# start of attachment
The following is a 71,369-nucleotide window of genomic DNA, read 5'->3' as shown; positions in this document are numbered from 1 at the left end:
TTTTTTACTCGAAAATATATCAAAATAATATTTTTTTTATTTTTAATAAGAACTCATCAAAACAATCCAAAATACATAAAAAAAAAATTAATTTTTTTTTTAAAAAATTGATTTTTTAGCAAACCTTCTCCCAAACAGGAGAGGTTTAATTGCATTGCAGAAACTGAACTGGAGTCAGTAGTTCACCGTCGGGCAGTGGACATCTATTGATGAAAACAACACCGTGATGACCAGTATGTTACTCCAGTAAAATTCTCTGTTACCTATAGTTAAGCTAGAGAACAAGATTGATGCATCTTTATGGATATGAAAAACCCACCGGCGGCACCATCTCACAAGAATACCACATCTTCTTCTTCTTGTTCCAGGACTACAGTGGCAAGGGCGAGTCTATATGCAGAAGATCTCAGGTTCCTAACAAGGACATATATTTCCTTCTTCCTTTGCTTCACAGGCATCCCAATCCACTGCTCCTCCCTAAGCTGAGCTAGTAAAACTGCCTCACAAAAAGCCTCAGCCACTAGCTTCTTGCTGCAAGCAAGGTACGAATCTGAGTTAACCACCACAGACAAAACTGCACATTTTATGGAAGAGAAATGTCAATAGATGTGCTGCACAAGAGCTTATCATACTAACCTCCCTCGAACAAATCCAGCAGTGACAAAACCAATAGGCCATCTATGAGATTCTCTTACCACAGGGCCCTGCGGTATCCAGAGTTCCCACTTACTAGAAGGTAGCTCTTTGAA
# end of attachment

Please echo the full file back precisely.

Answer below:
The following is a 71,369-nucleotide window of genomic DNA, read 5'->3' as shown; positions in this document are numbered from 1 at the left end:
TTTTTTACTCGAAAATATATCAAAATAATATTTTTTTTATTTTTAATAAGAACTCATCAAAACAATCCAAAATACATAAAAAAAAAATTAATTTTTTTTTTAAAAAATTGATTTTTTAGCAAACCTTCTCCCAAACAGGAGAGGTTTAATTGCATTGCAGAAACTGAACTGGAGTCAGTAGTTCACCGTCGGGCAGTGGACATCTATTGATGAAAACAACACCGTGATGACCAGTATGTTACTCCAGTAAAATTCTCTGTTACCTATAGTTAAGCTAGAGAACAAGATTGATGCATCTTTATGGATATGAAAAACCCACCGGCGGCACCATCTCACAAGAATACCACATCTTCTTCTTCTTGTTCCAGGACTACAGTGGCAAGGGCGAGTCTATATGCAGAAGATCTCAGGTTCCTAACAAGGACATATATTTCCTTCTTCCTTTGCTTCACAGGCATCCCAATCCACTGCTCCTCCCTAAGCTGAGCTAGTAAAACTGCCTCACAAAAAGCCTCAGCCACTAGCTTCTTGCTGCAAGCAAGGTACGAATCTGAGTTAACCACCACAGACAAAACTGCACATTTTATGGAAGAGAAATGTCAATAGATGTGCTGCACAAGAGCTTATCATACTAACCTCCCTCGAACAAATCCAGCAGTGACAAAACCAATAGGCCATCTATGAGATTCTCTTACCACAGGGCCCTGCGGTATCCAGAGTTCCCACTTACTAGAAGGTAGCTCTTTGAA